What Is Demorphin and How Does It Work?

Dermorphin By Kimberly French They are about two to three inches long, bask in the sun by day and track down insects by night. They walk rather than hopping and are native to the dry prairie of Argentina, Brazil, Bolivia, and Paraguay. Known scientifically as phyllomedusa sauvagii, the waxy monkey leaf frog or painted belly leaf frog is often kept as a pet and although these frogs have a careful, calm demeanor, they produce a substance called dermorphin, which is a painkiller 40 times the strength of morphine, and has been responsible for a rash of recent positive drug tests in Quarter Horse and lower-level Thoroughbred races.
The waxy monkey leaf frog and its secretion have enough notoriety to be mentioned in a Paul Simon song, Senorita With A Necklace of Tears. “A frog in South America whose venom is the cure for all the suffering mankind must endure,” he sang. “More powerful than morphine and soothing as the rain. A frog in South American has the antidote for pain. ” As mentioned earlier, dermorphin is extremely potent but does not seem to be as addictive as morphine and is classified by Racing Commissioners International as a Class One drug. It has no therapeutic value whatsoever. Craig W.
Stevens, a professor of pharmacology at Oklahoma State University who has studied dermorphin, told the New York Times on June 19 the substance makes animals “hyper. ” “For a racehorse it would be beneficial,” he said. “The animal wouldn’t feel pain and it would have feelings of excitation and euphoria. ” Located in Denver, Colorado, Industrial Laboratories was the first lab to definitively ascertain dermorphin in postrace testing after clients passed along information from racetrack workers that the frog secretion was being used and some materials confiscated on the backstretch were actually demorphin. We identified dermorphin,” Petra Hartmann, director of direct testing services for Industrial Laboratories told the New York Times. “We knew it was out there. There is no resting in this business. You are always chasing something trying to determine what’s rumor, what’s real. ” In Hartmann’s opinion dermorphin use is not all over the backside. “The vast majority of horsemen would never subject their horse to this kind of chemical experimentation,” she said. “This is a tough issue,” Ed Martin, president of Racing Commissioners International told the New York Times. It’s a cat and mouse game. As soon as you call out dermorphin, they will try something else. That is the daily battle that goes on. ” To date more than 30 horses from three states, Oklahoma, New Mexico and Louisiana, have tested positive for the drug. On July 31, the Louisiana State Racing Commission will meet and discuss pending dermorphin cases against nine trainers. These include Quarter Horse trainers Alonzo Loya, Gonzalo Gonzales, Alvin Smith, Jr. , Darell Soileau, Steve Garrison and Thoroughbred trainers Keith Charles, Kyi Lormand and Anthony Agilar.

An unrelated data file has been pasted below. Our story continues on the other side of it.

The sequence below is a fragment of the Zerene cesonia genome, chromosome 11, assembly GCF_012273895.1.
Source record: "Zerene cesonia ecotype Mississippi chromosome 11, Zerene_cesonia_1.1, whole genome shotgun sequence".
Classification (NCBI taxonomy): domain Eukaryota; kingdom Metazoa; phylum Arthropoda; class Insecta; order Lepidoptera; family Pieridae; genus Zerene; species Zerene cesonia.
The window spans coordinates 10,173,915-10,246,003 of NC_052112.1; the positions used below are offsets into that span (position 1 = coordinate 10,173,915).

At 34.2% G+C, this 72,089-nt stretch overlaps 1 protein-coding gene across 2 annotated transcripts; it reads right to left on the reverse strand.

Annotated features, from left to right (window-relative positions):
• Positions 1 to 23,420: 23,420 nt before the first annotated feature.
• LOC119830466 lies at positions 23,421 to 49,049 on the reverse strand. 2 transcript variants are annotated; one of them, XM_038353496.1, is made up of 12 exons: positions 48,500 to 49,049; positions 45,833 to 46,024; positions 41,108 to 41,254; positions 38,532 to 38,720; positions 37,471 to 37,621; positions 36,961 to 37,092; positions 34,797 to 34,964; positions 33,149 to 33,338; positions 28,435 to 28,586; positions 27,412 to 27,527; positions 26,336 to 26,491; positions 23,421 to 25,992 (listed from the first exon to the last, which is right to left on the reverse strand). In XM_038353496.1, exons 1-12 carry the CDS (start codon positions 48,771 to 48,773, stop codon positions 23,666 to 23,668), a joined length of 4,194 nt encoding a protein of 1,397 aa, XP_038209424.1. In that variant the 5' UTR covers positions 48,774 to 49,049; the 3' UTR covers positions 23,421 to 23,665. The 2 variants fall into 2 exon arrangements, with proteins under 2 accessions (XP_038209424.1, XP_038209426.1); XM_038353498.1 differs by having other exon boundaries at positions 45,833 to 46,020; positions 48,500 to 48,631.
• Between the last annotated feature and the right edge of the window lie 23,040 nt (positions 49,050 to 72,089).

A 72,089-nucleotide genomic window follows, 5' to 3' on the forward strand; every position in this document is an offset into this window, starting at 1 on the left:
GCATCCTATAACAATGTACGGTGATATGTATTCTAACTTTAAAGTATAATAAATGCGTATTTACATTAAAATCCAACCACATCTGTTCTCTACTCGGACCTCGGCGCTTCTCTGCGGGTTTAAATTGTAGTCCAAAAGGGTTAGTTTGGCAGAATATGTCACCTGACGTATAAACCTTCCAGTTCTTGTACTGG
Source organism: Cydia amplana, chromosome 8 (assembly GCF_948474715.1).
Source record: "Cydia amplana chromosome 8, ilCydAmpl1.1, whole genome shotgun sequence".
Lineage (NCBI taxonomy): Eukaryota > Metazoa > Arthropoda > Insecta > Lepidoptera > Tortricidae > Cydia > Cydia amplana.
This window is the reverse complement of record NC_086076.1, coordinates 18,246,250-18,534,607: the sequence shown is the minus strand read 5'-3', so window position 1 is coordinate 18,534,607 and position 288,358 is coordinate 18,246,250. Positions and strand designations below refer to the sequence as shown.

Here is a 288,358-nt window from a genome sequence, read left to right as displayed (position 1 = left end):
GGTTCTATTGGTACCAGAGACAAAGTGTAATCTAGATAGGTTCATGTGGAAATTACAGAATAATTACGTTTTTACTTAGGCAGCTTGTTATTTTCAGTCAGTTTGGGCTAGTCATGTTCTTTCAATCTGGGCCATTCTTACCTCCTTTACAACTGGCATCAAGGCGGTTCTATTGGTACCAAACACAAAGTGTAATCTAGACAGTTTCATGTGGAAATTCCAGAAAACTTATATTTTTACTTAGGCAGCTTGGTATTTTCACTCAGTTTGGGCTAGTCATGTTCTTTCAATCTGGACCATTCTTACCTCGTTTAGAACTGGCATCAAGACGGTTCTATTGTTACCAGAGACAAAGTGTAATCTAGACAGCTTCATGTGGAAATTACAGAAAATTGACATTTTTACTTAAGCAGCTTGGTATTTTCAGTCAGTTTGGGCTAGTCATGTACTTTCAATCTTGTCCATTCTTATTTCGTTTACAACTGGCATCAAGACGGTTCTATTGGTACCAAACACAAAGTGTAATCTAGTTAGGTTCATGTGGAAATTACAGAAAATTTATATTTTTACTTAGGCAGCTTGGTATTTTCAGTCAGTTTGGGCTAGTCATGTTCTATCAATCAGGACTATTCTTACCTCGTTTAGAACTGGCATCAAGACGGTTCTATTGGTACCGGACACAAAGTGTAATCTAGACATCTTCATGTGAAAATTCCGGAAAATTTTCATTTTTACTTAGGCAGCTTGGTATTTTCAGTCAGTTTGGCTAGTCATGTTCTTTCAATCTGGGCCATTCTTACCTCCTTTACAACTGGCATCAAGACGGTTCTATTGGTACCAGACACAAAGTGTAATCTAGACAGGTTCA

Also on the list is prominent Quarter Horse trainer Heath Taylor, who won the 2008 All American Futurity with the sport’s leading money earner Stoli’s Winner. “This whole thing has really taken us by surprise,” Charles Gardiner III, executive director of the Louisiana Racing Commission told the New York Times. “It couldn’t have come at a worse time. We’re fighting back federal intervention. We’re under attack and losing our fan base. Fans believe that the sport is dirty, that there is cheating. And here we have an obvious attempt to cheat. I’m sure there are more positives across the country.